Practical upshot: if we think of consumption as its own thing, we’re going to get human nature very wrong. We’re going to look at the fact that people need certain kinds of material goods to keep their bodies working, and see increasing material goods as a means, rather than an end. We’re going to give people only some kinds of means of production: mp3s and not music education. We’re going to fetishize the product rather than the production: why would anyone want to tell stories around a campfire when the plots are likely to be derivative re-hashes of great works?

It’s not that what we call “consumption” is not production at all – it’s just that it’s a very thin slice of it. But we have a society in which is very easy to mistake that part of pleasure for the whole, and then end up unsatisfied. And it leads to two mistaken ideas about the economy. The first is that people will only produce if you give them the means to consume as an incentive. So, “human nature” means that we have to have gross material inequality. Bzzt. Human nature may well be – probably is – at least moderately self-centered and pleasure-seeking. But it’s a distortion of a world of alienated labor to think that being selfish means seeking only consumption. The pleasures of creating, including creating things that are of value to others because they can build their own creations on them, are very real and powerful.

The second is that, even when we try to help out the less fortunate, we risk conceiving our help very narrowly. Consumption is the slice of production that requires us, the powerful, to cede mostly some food and cheap plastic physical objects, but very little in terms of freedom, control, and respect. It’s a lot easier for me to say, “here’s $10, go buy some mp3s” than it is to say, “let’s democratize this workplace so you get a say in what kinds of things we produce instead of just which products you’re going to buy.”

It’s this misunderstanding that, e.g., leads Yglesias to grossly misunderstand class warfare.** In a nutshell, Yglesias argues that it’s class warfare when Obama wants to redistribute some income towards the poor and the GOP wants to redistribute some income towards the wealthy. Sure, if you’re poor, and those are your only two choices, Team Obama.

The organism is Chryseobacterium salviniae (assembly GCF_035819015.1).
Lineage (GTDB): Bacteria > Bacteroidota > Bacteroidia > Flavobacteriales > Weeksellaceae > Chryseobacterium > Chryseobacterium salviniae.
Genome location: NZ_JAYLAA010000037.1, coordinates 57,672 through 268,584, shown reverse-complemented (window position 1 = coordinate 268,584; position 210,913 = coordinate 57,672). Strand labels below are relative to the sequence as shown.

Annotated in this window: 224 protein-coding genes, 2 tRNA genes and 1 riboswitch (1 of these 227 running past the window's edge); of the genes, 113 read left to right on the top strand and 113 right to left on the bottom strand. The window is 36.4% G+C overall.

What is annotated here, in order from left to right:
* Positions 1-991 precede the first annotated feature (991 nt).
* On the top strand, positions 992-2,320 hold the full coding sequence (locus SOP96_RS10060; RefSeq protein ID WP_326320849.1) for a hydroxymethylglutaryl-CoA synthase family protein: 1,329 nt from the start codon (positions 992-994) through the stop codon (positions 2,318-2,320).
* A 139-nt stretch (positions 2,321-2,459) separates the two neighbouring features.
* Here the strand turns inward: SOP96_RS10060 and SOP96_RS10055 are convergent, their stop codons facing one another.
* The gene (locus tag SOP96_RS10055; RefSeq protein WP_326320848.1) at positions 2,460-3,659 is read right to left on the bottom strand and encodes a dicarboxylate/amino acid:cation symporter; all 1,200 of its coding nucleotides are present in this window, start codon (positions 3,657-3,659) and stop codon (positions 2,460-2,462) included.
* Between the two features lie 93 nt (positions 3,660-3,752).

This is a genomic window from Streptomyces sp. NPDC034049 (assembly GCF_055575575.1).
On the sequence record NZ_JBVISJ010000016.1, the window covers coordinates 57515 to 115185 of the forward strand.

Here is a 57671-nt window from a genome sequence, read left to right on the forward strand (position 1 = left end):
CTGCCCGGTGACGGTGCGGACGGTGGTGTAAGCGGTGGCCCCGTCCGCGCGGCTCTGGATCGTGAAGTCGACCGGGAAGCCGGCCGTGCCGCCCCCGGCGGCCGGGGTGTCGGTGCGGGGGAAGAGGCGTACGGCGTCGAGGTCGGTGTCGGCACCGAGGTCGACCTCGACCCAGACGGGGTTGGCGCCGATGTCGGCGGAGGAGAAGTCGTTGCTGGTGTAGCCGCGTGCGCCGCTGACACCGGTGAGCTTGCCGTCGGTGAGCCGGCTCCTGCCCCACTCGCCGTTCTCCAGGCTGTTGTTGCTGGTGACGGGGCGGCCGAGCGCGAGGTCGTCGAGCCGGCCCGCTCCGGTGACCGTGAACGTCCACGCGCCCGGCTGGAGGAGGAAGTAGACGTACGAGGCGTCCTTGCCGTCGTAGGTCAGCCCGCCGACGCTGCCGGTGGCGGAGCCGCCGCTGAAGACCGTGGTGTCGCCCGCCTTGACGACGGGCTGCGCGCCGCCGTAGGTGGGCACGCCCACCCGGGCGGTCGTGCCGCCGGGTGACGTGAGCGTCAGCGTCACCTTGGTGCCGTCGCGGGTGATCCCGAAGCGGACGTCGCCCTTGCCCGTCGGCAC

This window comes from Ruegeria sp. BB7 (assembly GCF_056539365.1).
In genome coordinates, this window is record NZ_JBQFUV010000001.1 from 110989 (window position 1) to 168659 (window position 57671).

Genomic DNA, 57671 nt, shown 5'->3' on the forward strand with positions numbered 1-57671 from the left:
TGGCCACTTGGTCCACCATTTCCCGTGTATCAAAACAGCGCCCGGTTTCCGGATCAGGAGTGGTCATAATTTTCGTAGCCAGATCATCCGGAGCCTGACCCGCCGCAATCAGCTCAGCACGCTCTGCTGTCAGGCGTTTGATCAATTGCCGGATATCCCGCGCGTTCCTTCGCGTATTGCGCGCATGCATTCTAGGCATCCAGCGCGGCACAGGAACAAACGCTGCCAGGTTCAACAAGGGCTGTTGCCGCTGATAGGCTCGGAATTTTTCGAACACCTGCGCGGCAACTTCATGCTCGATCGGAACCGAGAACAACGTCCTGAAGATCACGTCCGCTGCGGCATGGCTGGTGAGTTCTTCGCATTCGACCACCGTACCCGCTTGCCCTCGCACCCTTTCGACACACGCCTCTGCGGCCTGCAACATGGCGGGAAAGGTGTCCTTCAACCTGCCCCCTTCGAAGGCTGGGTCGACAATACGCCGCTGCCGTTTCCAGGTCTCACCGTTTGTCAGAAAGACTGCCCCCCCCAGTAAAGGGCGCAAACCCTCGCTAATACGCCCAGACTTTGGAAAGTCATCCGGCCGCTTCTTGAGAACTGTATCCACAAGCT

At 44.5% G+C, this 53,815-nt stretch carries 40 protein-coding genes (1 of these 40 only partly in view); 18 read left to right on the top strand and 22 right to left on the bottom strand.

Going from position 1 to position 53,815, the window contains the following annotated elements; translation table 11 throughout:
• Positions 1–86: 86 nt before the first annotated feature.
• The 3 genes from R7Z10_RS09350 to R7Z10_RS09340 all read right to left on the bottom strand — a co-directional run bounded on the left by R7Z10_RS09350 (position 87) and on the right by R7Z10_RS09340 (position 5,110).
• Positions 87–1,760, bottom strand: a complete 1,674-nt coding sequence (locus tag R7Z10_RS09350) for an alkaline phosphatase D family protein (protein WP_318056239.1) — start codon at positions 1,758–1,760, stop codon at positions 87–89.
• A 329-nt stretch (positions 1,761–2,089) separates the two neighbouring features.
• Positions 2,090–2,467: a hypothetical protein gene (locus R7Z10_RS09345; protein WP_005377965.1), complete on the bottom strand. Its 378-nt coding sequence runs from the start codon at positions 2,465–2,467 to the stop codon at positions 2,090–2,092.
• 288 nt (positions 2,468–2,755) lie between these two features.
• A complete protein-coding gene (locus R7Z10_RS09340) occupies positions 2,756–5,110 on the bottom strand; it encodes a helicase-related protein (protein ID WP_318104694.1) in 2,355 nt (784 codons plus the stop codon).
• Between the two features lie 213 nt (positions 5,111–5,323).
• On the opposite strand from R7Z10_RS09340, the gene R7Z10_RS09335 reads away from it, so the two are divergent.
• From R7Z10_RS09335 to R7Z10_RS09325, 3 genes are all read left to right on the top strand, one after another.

But that’s not class war. Maybe it’s an intra-class war, between two factions with different ideas of how to keep control. But the basic power structures remain the same: the means of production are privately owned and subject to more or less unlimited accumulation, concentrating decisions about what kinds of production are to be undertaken in the hands of a relatively small elite. We do call internecine fights among the folks who control those things “class war,” but it’s about as meaningful to do so as if we looked at the African theatre of World War I and called it “decolonization.”

This is where, I think, people tend to get misled by Marx’ slogan. “Communists want to take your hard-earned consumption and give it to the lazy!” That sounds horrible, and that’s how it sounds if you think of a) the point of work to be to gain the means of consumption and b) communism as basically about changing who gets the means of consumption.

But it’s not. In principle, I think, we might have a non-egalitarian communism. What’s central to communism is not the pattern of distribution of consumption, that very narrow kind of human activity going under the name. Rather, what’s central is that decisions about how to deploy the various material necessities for production available to a society are made in a way that involves broad social participation.***

It could be, that if we were all getting together as a society (or a syndicate, or whatever), we would decide to distribute various physical products in an inegalitarian way. Nothing would stop someone from saying, “look, I don’t want any of this stuff, let’s give it to that Bill Gates guy.”

An egalitarian or needs-based (let’s bracket arguments about whether they’re different) way of distributing physical goods isn’t, conceptually speaking, the only way that a social conversation about how to use the means of production might go. But I think Marx is led to his slogan because he thinks we would be stupid to have it go any other way.